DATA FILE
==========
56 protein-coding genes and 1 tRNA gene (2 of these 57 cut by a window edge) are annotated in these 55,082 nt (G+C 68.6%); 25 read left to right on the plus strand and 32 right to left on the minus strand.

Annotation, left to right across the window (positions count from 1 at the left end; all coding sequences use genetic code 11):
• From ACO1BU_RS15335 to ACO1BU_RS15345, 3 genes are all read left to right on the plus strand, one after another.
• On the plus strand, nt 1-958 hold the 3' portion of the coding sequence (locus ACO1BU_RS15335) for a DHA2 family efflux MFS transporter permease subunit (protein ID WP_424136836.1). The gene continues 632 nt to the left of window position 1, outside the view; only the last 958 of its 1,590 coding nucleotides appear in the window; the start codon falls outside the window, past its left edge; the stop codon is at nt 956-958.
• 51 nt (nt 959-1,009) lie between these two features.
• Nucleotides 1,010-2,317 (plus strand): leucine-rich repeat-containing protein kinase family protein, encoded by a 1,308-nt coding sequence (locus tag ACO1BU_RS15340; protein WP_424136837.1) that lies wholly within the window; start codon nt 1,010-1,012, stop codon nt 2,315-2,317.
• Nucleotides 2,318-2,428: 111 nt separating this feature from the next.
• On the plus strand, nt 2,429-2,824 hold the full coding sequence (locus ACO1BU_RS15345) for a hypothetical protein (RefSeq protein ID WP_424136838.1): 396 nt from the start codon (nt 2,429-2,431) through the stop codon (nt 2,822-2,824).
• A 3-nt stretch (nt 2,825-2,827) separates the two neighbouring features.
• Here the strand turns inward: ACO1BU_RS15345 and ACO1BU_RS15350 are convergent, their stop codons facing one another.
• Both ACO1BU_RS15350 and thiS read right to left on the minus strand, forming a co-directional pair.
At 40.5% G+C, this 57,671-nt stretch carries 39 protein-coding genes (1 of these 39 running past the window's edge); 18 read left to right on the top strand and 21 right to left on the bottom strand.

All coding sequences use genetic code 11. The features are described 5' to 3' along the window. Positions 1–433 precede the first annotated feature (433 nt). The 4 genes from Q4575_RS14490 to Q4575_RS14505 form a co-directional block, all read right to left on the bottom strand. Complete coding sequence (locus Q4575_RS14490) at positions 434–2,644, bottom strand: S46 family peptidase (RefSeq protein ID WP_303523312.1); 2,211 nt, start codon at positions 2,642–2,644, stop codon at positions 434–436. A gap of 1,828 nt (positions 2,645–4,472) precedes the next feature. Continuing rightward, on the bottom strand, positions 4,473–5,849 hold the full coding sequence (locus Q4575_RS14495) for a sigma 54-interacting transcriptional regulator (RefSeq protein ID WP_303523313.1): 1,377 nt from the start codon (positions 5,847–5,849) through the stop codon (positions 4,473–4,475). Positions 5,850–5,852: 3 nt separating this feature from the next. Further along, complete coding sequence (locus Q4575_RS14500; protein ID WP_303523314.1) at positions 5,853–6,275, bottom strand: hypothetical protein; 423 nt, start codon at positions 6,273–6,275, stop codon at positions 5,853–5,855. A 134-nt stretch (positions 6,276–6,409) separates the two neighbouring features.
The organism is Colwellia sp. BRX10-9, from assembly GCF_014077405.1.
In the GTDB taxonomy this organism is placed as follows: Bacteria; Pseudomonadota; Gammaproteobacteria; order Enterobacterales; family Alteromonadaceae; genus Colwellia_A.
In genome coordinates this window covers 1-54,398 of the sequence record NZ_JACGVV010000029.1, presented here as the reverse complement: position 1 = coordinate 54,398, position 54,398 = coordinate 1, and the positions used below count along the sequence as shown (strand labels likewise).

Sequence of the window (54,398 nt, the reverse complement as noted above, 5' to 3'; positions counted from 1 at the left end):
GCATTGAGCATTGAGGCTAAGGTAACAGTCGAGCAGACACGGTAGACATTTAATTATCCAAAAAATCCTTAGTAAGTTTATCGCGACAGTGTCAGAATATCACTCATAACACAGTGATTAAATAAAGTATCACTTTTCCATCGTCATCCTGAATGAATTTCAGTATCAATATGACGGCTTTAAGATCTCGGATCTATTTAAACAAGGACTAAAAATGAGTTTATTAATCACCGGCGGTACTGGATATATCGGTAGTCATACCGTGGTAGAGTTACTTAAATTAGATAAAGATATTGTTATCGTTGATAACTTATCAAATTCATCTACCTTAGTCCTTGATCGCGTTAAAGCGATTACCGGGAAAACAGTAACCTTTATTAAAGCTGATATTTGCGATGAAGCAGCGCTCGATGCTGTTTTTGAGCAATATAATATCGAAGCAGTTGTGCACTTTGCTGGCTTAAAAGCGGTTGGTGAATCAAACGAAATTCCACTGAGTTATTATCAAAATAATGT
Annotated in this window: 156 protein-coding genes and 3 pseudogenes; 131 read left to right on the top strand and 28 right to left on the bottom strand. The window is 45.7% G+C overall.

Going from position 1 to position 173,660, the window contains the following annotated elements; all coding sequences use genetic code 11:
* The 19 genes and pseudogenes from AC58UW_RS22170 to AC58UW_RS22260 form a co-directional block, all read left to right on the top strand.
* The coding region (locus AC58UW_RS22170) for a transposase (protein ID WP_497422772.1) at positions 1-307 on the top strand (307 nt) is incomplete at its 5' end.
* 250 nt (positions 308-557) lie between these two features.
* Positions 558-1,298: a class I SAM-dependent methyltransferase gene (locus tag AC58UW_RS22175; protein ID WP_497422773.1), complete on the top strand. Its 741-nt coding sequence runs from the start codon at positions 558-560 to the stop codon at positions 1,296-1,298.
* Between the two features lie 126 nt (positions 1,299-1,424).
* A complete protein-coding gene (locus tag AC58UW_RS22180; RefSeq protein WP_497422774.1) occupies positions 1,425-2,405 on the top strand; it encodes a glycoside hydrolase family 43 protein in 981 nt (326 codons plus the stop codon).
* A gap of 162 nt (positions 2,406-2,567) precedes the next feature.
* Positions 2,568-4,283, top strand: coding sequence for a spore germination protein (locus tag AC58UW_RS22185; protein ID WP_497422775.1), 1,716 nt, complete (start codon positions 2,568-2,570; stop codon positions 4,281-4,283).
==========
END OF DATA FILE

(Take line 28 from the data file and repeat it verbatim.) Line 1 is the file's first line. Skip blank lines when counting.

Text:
* Positions 2,568-4,283, top strand: coding sequence for a spore germination protein (locus tag AC58UW_RS22185; protein ID WP_497422775.1), 1,716 nt, complete (start codon positions 2,568-2,570; stop codon positions 4,281-4,283).